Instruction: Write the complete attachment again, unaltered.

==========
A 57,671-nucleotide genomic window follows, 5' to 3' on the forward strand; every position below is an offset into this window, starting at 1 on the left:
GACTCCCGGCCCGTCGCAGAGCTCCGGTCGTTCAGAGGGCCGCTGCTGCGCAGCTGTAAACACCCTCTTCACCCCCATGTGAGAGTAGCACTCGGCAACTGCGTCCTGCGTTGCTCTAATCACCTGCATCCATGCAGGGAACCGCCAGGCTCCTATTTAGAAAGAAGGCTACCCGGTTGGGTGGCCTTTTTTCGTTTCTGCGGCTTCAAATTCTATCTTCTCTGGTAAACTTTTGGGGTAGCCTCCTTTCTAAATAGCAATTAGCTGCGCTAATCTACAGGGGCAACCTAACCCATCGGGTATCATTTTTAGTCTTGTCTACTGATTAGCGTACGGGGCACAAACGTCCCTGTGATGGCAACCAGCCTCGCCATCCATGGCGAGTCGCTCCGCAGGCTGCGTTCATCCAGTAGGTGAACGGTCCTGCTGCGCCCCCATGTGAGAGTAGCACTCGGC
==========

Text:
A 57,671-nucleotide genomic window follows, 5' to 3' on the forward strand; every position below is an offset into this window, starting at 1 on the left:
GACTCCCGGCCCGTCGCAGAGCTCCGGTCGTTCAGAGGGCCGCTGCTGCGCAGCTGTAAACACCCTCTTCACCCCCATGTGAGAGTAGCACTCGGCAACTGCGTCCTGCGTTGCTCTAATCACCTGCATCCATGCAGGGAACCGCCAGGCTCCTATTTAGAAAGAAGGCTACCCGGTTGGGTGGCCTTTTTTCGTTTCTGCGGCTTCAAATTCTATCTTCTCTGGTAAACTTTTGGGGTAGCCTCCTTTCTAAATAGCAATTAGCTGCGCTAATCTACAGGGGCAACCTAACCCATCGGGTATCATTTTTAGTCTTGTCTACTGATTAGCGTACGGGGCACAAACGTCCCTGTGATGGCAACCAGCCTCGCCATCCATGGCGAGTCGCTCCGCAGGCTGCGTTCATCCAGTAGGTGAACGGTCCTGCTGCGCCCCCATGTGAGAGTAGCACTCGGC